And yes: you get more money from these nitwits. But you do so by catering to their dysfunction. Which means you get richer off of exploiting people’s psychological weak points. (A point I make, in a somewhat more hammer-handed way, in my story Dead Merchandise.) You actually make them a little insane – and some of them a lot insane – to harvest their cash.
So for me, having someone eager to cater to my every need makes them, in a low-grade way, the enemy of my sanity. I want people who question, who remind me of the work this took, who tell me when I’m inconveniencing them. A woman like Cammy (or at least how Cammy presents herself) would undermine the integrity of the person I’m trying to be, give me an inflated sense of self-esteem I might not deserve, slowly push me towards the land o’crazy expectations.
She’s not the perfect woman, Denis. She’s a perfect servant, perhaps. But perfect servants come with hidden costs, and I for one would be very reticent to pay them.
Cross-posted from Ferrett's Real Blog.
This entry has also been posted at http://theferrett.dreamwidth.org/303879.html. You can comment here, or comment there; makes no never-mind by me.
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So How Is My May Depression?
Long-time readers will know: May is the time my Seasonal Affective Disorder usually creeps in. For a few weeks out of the year I’ll become a sniffling pile of self-hatred, sometimes skidding as far as self-harm, weeping and curling into a ball. This misery lasts for about three to six weeks, during which in lesser moments all of my suicide attempts have arrived, and when I emerge it’s a slow crawl.
This is where the sadness usually starts to tickle. And… it hasn’t yet. Which concerns me.
The thing is, if there’s any year when I might not have my usual SAD, this would be it. I’ve had major surgery in January, which my body is still recuperating from in some minor ways. I’ve changed my diet and exercise habits. And I’m on new medications, specifically a heavy dosage of Vitamin D in order to get my cholesterol and body chemistry back to proper levels.
So is it going to arrive? Maybe. I felt very sad on Saturday but then I ate a sandwich and realized my blood sugar was low, and everything went better. I’m feeling a little low now, but is that SAD or just a reluctance to charge ahead with a tedious work day?
No clue. Until then, I’m sort of waiting for the axe to fall – maybe it’ll show up late. (It used to arrive in June.) I’m on alert, trying to be careful about how I react, so I don’t take anything too much to heart.
But once a year, I usually have to endure a time of knives and anguish. That may or may not show up this year. In some ways, waiting for it to hit is nearly as bad as the depression itself, being tensed for a blow that may never arrive. On the other hand, I’m relatively content, and finishing up my novel.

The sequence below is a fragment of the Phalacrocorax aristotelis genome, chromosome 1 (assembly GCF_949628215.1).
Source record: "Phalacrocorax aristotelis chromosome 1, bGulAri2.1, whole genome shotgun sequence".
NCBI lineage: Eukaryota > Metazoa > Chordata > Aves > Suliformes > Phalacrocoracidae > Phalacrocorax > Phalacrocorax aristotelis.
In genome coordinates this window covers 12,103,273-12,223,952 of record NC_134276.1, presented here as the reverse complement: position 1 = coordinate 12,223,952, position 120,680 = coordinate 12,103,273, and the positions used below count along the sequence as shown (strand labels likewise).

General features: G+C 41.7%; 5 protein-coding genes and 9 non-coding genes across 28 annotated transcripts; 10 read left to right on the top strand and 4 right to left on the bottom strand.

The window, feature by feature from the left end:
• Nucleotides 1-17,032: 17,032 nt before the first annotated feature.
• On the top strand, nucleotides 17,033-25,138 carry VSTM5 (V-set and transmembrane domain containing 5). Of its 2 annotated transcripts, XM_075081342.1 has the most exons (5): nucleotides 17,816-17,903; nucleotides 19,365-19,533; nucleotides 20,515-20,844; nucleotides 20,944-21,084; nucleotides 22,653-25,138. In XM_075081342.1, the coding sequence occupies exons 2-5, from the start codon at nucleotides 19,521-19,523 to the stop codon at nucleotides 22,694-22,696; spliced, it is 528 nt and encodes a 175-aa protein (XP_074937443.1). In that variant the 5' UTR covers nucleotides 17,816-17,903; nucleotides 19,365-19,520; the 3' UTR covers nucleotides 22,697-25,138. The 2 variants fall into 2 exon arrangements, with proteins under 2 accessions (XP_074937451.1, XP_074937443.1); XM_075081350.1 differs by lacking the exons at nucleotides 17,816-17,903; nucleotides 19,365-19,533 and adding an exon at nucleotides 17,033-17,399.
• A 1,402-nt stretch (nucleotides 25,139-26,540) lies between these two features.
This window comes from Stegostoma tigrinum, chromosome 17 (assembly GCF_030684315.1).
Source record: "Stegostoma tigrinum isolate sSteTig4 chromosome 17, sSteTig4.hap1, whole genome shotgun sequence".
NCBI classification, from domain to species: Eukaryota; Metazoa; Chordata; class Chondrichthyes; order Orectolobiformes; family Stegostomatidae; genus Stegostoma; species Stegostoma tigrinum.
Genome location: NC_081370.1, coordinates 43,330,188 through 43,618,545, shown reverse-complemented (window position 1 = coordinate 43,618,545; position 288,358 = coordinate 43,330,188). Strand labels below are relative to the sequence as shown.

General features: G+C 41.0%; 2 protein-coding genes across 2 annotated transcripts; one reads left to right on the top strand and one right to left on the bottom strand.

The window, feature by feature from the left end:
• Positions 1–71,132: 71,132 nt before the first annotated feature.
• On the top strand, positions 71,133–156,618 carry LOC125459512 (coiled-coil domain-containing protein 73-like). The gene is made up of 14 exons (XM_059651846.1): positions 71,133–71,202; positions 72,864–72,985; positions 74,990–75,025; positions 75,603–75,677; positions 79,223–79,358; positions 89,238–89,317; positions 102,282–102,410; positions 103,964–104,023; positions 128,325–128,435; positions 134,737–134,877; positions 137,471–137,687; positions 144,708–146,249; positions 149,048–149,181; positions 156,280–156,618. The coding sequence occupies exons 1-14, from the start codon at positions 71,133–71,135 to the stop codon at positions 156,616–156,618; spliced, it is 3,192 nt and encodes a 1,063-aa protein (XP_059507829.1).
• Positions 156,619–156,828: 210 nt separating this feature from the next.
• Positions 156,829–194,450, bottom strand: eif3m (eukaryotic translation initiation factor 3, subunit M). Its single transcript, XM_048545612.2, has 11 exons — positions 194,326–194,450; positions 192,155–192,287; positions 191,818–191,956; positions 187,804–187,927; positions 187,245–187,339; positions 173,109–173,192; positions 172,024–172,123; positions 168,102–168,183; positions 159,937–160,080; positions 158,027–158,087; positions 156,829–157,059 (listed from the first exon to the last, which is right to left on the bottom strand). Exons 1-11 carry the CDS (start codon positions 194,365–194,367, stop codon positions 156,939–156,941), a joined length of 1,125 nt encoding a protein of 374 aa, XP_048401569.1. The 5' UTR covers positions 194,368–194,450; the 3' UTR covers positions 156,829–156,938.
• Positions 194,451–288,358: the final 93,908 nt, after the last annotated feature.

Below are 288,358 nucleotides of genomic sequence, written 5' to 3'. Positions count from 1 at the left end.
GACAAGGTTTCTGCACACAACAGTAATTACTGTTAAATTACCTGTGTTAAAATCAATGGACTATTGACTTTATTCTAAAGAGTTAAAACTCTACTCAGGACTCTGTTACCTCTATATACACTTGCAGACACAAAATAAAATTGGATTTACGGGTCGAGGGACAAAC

A strange place to be.
Cross-posted from Ferrett's Real Blog.
This entry has also been posted at http://theferrett.dreamwidth.org/303809.html. You can comment here, or comment there; makes no never-mind by me.
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Multitasking neurons found essential to the brain’s computational power
There are many neurons, especially in brain regions that perform sophisticated functions such as thinking and planning, that react in different ways to a wide variety of things.
MIT neuroscientist Earl Miller first noticed these unusual activity patterns about 20 years ago, while recording the electrical activity of neurons in animals that were trained to perform complex tasks.
“We started noticing early on that there are a whole bunch of neurons in the prefrontal cortex that can’t be classified in the traditional way of one message per neuron,” recalls Miller, the Picower Professor of Neuroscience at MIT and a member of MIT’s Picower Institute for Learning and Memory.
In a paper appearing in Nature on May 19, Miller and colleagues at Columbia University report that these neurons are essential for complex cognitive tasks, such as learning new behavior. The Columbia team, led by the study’s senior author, Stefano Fusi, developed a computer model showing that without these neurons, the brain can learn only a handful of behavioral tasks.
“You need a significant proportion of these neurons,” says Fusi, an associate professor of neuroscience at Columbia. “That gives the brain a huge computational advantage.”
Miller and other neuroscientists who first identified this neuronal activity observed that while the patterns were difficult to predict, they were not random. “In the same context, the neurons always behave the same way. It’s just that they may convey one message in one task, and a totally different message in another task,” Miller says.
For example, a neuron might distinguish between colors during one task, but issue a motor command under different conditions.
Miller and colleagues proposed that this type of neuronal flexibility is key to cognitive flexibility, including the brain’s ability to learn so many new things on the fly. “You have a bunch of neurons that can be recruited for a whole bunch of different things, and what they do just changes depending on the task demands,” he says.
At first, that theory encountered resistance “because it runs against the traditional idea that you can figure out the clockwork of the brain by figuring out the one thing each neuron does,” Miller says.
For the new Nature study, Fusi and colleagues at Columbia created a computer model to determine more precisely what role these flexible neurons play in cognition, using experimental data gathered by Miller and his former grad student, Melissa Warden. That data came from one of the most complex tasks that Miller has ever trained a monkey to perform: The animals looked at a sequence of two pictures and had to remember the pictures and the order in which they appeared.
During this task, the flexible neurons, known as “mixed selectivity neurons,” exhibited a great deal of nonlinear activity — meaning that their responses to a combination of factors cannot be predicted based on their response to each individual factor (such as one image).